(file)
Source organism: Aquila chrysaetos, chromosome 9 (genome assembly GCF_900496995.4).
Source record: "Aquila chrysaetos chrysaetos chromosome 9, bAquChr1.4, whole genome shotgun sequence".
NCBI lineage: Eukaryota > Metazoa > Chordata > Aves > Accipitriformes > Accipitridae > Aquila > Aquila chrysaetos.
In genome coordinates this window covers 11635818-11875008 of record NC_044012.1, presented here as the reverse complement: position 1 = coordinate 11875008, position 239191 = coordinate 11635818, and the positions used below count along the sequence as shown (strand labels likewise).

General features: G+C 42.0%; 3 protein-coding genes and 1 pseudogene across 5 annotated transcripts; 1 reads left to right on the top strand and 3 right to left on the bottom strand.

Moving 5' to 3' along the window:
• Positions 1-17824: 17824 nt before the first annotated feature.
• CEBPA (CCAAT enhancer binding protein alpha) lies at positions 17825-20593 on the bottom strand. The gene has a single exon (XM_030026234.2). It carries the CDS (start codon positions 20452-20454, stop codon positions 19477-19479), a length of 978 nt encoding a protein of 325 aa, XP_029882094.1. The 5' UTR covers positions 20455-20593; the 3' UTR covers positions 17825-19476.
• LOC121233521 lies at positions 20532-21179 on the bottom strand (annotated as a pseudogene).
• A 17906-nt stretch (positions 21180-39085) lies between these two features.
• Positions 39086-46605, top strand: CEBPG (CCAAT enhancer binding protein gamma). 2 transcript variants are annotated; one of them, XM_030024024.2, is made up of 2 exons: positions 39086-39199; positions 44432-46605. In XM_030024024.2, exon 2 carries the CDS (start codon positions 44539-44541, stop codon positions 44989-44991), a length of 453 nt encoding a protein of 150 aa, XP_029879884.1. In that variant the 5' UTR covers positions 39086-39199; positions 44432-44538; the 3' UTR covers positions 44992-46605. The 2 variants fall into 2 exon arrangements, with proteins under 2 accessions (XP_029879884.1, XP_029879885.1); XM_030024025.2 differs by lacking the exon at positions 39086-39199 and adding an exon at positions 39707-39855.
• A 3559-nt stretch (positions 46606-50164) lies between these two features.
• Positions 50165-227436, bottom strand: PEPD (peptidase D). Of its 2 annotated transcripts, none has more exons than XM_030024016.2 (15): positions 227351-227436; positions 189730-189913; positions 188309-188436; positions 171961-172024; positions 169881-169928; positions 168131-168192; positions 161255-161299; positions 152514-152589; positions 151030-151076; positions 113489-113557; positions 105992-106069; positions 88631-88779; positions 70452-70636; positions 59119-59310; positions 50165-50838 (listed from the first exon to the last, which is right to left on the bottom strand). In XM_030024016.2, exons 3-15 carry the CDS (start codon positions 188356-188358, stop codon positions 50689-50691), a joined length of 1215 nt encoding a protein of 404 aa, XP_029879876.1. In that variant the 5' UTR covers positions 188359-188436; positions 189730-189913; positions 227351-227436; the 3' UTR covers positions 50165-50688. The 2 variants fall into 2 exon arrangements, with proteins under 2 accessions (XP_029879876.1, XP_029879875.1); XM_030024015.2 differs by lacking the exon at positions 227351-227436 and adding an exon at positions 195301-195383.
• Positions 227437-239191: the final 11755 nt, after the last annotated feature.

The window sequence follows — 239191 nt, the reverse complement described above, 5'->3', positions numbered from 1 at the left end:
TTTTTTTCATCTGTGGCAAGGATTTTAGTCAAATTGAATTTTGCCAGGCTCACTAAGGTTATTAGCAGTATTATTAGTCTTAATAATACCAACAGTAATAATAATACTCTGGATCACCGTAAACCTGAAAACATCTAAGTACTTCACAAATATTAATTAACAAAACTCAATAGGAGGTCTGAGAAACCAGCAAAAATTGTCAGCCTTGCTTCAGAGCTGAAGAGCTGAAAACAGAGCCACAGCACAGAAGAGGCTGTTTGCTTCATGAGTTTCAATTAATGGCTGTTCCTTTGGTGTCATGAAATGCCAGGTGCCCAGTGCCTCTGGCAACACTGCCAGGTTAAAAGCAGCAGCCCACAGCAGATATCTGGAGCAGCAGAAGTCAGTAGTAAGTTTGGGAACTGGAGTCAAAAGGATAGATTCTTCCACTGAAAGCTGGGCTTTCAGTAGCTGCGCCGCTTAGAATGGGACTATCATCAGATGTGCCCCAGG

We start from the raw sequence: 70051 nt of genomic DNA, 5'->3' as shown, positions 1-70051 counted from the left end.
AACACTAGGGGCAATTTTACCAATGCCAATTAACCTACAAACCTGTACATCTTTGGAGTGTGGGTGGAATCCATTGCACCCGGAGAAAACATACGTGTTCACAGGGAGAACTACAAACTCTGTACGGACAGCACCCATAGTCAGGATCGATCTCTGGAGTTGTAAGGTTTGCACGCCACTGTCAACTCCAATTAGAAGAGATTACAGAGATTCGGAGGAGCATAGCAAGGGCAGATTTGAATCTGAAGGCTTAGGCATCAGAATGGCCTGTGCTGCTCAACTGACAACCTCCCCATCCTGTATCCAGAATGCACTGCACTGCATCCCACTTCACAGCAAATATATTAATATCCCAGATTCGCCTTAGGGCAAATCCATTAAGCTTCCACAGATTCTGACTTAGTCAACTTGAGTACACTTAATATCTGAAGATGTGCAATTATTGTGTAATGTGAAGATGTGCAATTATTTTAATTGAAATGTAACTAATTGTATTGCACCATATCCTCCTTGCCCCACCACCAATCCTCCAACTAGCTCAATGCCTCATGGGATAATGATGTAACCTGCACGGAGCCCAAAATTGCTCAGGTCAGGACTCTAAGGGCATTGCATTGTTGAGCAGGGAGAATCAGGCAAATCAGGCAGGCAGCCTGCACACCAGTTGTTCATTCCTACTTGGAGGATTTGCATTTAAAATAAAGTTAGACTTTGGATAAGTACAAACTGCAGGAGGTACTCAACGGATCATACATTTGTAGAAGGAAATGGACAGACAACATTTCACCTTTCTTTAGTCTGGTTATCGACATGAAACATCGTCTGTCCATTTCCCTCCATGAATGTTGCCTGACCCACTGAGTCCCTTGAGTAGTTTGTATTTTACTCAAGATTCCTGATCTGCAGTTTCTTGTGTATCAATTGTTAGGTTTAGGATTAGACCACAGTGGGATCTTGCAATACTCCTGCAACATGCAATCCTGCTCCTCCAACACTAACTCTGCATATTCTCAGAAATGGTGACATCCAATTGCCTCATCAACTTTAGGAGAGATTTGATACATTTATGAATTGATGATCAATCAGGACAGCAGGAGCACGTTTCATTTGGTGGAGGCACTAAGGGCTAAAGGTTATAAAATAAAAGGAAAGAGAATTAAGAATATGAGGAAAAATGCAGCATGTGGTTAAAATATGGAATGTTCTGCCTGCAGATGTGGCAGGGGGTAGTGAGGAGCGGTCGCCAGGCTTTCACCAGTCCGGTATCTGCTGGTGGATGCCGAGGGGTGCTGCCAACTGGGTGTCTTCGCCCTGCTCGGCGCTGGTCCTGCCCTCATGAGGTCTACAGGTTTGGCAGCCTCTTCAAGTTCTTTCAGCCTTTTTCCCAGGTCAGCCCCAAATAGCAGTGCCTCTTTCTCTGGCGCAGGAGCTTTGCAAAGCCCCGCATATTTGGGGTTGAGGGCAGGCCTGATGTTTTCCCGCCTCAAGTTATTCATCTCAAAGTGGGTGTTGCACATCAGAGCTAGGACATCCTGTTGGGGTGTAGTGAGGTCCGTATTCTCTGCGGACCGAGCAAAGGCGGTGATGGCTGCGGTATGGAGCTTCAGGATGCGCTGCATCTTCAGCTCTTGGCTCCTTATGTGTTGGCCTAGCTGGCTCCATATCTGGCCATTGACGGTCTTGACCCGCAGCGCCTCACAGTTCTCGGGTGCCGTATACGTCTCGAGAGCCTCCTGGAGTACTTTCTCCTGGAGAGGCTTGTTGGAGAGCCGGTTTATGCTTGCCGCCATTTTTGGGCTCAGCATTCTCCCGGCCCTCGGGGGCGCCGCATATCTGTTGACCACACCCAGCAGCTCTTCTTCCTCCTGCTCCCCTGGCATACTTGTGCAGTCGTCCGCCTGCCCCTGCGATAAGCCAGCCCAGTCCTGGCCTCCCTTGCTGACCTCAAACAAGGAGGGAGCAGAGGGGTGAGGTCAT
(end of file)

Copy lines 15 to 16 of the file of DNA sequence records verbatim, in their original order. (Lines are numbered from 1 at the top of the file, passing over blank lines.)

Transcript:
The window sequence follows — 239191 nt, the reverse complement described above, 5'->3', positions numbered from 1 at the left end:
TTTTTTTCATCTGTGGCAAGGATTTTAGTCAAATTGAATTTTGCCAGGCTCACTAAGGTTATTAGCAGTATTATTAGTCTTAATAATACCAACAGTAATAATAATACTCTGGATCACCGTAAACCTGAAAACATCTAAGTACTTCACAAATATTAATTAACAAAACTCAATAGGAGGTCTGAGAAACCAGCAAAAATTGTCAGCCTTGCTTCAGAGCTGAAGAGCTGAAAACAGAGCCACAGCACAGAAGAGGCTGTTTGCTTCATGAGTTTCAATTAATGGCTGTTCCTTTGGTGTCATGAAATGCCAGGTGCCCAGTGCCTCTGGCAACACTGCCAGGTTAAAAGCAGCAGCCCACAGCAGATATCTGGAGCAGCAGAAGTCAGTAGTAAGTTTGGGAACTGGAGTCAAAAGGATAGATTCTTCCACTGAAAGCTGGGCTTTCAGTAGCTGCGCCGCTTAGAATGGGACTATCATCAGATGTGCCCCAGG